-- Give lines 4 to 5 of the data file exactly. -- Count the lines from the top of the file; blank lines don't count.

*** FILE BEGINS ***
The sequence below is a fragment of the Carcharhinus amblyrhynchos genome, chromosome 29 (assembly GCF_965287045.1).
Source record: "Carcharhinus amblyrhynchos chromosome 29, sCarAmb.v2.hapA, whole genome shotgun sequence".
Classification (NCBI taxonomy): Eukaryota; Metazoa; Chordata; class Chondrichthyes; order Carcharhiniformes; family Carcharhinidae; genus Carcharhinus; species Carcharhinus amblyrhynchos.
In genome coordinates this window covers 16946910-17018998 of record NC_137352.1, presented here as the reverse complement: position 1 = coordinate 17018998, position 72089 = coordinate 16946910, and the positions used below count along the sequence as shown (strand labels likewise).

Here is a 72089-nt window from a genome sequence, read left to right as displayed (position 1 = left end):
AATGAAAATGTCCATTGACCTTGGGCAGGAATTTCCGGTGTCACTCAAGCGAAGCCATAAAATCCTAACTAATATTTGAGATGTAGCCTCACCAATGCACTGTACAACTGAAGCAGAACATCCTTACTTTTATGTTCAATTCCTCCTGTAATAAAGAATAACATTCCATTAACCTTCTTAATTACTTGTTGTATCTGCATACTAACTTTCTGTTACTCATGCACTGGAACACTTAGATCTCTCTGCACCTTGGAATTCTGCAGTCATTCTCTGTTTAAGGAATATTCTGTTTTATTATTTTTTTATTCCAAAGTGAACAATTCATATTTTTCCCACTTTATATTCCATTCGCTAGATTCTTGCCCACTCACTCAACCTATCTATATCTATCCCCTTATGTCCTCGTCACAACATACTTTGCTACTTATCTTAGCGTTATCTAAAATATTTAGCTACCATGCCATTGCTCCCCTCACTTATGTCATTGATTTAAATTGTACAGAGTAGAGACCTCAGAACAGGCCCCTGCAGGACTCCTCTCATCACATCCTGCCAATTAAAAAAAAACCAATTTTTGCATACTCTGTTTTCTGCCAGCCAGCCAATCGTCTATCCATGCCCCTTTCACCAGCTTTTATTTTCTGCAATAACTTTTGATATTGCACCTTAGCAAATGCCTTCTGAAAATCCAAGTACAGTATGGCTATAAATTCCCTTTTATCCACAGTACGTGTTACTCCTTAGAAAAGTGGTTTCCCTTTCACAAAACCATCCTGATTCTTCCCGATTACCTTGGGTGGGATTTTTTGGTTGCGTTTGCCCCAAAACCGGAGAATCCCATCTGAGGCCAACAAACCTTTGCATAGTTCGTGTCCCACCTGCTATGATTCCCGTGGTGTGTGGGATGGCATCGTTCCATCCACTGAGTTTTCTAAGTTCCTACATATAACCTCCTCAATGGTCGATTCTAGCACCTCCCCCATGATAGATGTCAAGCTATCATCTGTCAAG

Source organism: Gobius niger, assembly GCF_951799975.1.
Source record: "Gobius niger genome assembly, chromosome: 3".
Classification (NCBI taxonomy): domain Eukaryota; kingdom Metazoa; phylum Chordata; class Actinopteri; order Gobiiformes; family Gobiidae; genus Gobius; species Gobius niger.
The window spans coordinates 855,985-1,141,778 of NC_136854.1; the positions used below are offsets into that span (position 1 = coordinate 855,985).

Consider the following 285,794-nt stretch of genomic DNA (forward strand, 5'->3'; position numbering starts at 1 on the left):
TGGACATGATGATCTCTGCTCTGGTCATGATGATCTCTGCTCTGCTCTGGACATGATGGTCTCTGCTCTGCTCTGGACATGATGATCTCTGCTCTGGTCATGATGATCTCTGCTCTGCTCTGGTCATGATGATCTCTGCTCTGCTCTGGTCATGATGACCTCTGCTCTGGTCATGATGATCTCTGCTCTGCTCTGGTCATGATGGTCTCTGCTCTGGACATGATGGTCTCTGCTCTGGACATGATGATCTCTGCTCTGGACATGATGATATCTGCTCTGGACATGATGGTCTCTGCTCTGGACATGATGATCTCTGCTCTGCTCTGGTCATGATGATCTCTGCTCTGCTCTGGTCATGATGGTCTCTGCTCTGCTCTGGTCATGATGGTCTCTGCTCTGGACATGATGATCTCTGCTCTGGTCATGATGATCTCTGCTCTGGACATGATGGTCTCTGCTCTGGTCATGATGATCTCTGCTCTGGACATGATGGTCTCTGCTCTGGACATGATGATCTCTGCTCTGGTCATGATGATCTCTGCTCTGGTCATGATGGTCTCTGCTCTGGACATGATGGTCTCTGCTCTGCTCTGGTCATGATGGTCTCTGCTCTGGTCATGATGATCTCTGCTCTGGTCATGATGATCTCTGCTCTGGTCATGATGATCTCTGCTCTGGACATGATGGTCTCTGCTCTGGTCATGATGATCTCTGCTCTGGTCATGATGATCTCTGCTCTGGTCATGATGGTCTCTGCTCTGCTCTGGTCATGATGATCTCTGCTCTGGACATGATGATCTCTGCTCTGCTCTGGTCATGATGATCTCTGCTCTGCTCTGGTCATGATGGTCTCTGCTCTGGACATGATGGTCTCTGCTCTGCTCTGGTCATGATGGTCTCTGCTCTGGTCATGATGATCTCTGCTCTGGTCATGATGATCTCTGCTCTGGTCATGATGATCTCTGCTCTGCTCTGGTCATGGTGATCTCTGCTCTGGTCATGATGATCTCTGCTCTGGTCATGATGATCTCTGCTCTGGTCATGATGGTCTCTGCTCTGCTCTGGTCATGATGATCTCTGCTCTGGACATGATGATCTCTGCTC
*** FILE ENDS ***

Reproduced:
In genome coordinates this window covers 16946910-17018998 of record NC_137352.1, presented here as the reverse complement: position 1 = coordinate 17018998, position 72089 = coordinate 16946910, and the positions used below count along the sequence as shown (strand labels likewise).

Here is a 72089-nt window from a genome sequence, read left to right as displayed (position 1 = left end):